"Your Doran should be very proud of this son you have borne him, my niece," Pale Fawn said softly as she watched the drawn face of the new mother. "You have given him a fine hunter and warrior."
"I want Gray Cloud to have the best of both worlds, my aunts," Singing Water declared through clenched teeth. "I will teach him the ways of our people. Then, when he is old enough, I'll have his father take him from these mountains to the city of the white people on the shore of the great sea. There Gray Cloud will be educated in the ways and the history of his father's ancestors."
* * *
Sean Doran pushed aside the newly-leafed willows and peered out across the broad meadow. In the distance he could make out the lodges of the Catawba village, smoke curling upward from the flue holes as the women prepared the evening meal.
Sean had been away for more than 11 months. He had hauled his winter pelts down to Charles Town where they had brought a fair price. A growing stack of letters of credit was deposited in the safe of his very good friend Henry Siles, a trader and ship factor.
Earlier, Sean had had the very good fortune to be hired by Colonel John Stuart as scout and guide for a government survey party sent out to map the Indian territories in the foothills of the Blue Ridges. Col. Stuart was the king's Superintendent of Indian Affairs.
Such survey expeditions were highly illegal, violating a treaty with the Indian tribes which barred British settlers from the region. However, farmer settlers were eager to clear new lands and the colony's leadership had agreed to send out a group of surveyors to determine just what the Indians might do.
Stuart had selected Sean to guide the group because he knew that the Irishman knew the Indians well, spoke their language, was familiar with the area to be covered, and had taken a Catawba maiden as his wife. The other officials needed no further qualifications. Sean Doran was hired on the spot. Sean's stipend after the mission was completed satisfactorily would be 800 acres of virgin land along the Coosawhatchie River about 60 miles west of Charles Town. That land, when cleared and cultivated, would be suitable for raising indigo, tobacco, corn and, with a plentiful supply of water from the river, rice.
Scout Doran had carried out his assignment with expedience and skill. The Cherokee Indian tribal leaders had grudgingly agreed to cede more of their holdings along the piedmont to the white men in exchange for a guarantee their claim to their sacred mountains would never be violated. Col. Stuart was so pleased with Sean's expertise and skill in negotiating with the red men; he awarded the hunter guide an additional 200 acres of the king's land as a bonus.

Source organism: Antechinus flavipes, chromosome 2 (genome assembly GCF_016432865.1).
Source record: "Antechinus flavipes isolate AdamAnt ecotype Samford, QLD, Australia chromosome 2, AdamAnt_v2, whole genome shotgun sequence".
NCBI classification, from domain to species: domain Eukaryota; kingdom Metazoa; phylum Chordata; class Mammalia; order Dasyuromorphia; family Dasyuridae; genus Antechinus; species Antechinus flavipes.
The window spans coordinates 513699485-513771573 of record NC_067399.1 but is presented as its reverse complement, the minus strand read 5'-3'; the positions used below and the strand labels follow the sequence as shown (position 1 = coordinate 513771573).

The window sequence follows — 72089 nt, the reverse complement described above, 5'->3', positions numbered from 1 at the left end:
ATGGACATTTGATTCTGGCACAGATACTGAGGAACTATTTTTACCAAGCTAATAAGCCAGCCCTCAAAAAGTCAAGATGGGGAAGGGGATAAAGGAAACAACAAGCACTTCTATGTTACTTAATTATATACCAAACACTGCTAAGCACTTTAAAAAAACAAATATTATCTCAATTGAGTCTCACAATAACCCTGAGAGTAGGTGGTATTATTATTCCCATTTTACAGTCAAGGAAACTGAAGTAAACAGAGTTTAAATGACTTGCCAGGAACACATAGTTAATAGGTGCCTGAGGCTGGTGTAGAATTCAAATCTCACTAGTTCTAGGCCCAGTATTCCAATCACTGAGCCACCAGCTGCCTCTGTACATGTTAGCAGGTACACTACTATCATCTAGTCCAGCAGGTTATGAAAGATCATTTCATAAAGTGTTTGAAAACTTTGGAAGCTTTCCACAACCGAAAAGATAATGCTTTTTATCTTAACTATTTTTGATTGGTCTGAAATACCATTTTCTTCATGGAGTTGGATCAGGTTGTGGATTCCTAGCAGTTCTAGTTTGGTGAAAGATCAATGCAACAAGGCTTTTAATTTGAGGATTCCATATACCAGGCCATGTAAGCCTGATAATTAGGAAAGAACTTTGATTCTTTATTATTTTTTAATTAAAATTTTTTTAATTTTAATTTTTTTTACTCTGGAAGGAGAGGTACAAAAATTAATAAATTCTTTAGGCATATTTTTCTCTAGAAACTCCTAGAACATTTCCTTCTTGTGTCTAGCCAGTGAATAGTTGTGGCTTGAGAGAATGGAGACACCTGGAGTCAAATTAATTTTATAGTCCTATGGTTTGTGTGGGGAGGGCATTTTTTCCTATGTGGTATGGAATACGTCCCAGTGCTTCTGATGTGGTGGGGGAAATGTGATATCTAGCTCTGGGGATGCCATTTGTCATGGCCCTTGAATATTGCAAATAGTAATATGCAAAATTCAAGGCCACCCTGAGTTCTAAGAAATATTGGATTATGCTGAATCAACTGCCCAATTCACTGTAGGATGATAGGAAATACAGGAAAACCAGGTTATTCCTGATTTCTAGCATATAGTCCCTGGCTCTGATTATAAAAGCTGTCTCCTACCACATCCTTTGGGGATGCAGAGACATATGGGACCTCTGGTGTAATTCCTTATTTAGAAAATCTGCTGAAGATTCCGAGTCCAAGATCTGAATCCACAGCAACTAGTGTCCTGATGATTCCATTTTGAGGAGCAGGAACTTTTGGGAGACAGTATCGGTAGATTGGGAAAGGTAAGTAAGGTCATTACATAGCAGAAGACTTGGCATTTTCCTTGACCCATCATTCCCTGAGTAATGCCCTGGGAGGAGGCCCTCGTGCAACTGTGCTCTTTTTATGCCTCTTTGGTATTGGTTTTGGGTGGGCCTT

As soon as he had received the parchment land charter from the Superintendent of Indian Affairs, Sean hurried to Henry Siles' warehouse complex on East Bay Street and turned the document over to his friend for safe keeping. That treasure, along with the accumulated cash savings now rested securely on the bottom shelf of Henry's massive cast iron safe.
* * *
Sean Doran arose and slid his thumbs under the rawhide thongs that held his backpack nestled against his shoulder blades. The load eased slightly, he stepped out in his customary long, determined strides as he headed for the lodge at the north end of the village, the home of his wife, Singing Water. Without announcing his presence, Sean entered the bark-covered, dome-shaped lodge and dropped his pack to the swept earth floor.
Startled by the thud, Singing Water turned, clutching two-month old Gray Cloud to her breast. "Doran," she shouted happily, "you frightened me. When did you arrive? How long have you been standing there?"
Sean stared at the infant held tightly in its mother's arms. "Just now. I just came in," he replied without taking his eyes off the tiny bundle. "What in hell do you have there?" he demanded.
"Your son, Doran." Singing Water held the child out to him, her face radiant with pride and her eyes sparkling. "This is your son, my husband. Take him. Hold him. He is yours."
"Mine? My child?" he stammered in disbelief. "How can that be?"
"He is indeed your son, Doran," the woman insisted. "He was born just two full moons ago. He is indeed your son since I have known no other man since you last slept here with me. This child is a Doran."
Sean clumsily took the infant in its soft doeskin wrap, and gazed down into the small face for a long moment. As the baby opened its eyes and stared up into his father's face, Sean chucked the tiny chin with the tip of his huge index finger. He was rewarded with a wide, gurgling, toothless smile. "He is truly a Doran," he shouted as he danced about the lodge, swinging the baby about in the crook of his right arm. "That's what we shall name him, Truly! Truly Doran. Truly A. Doran."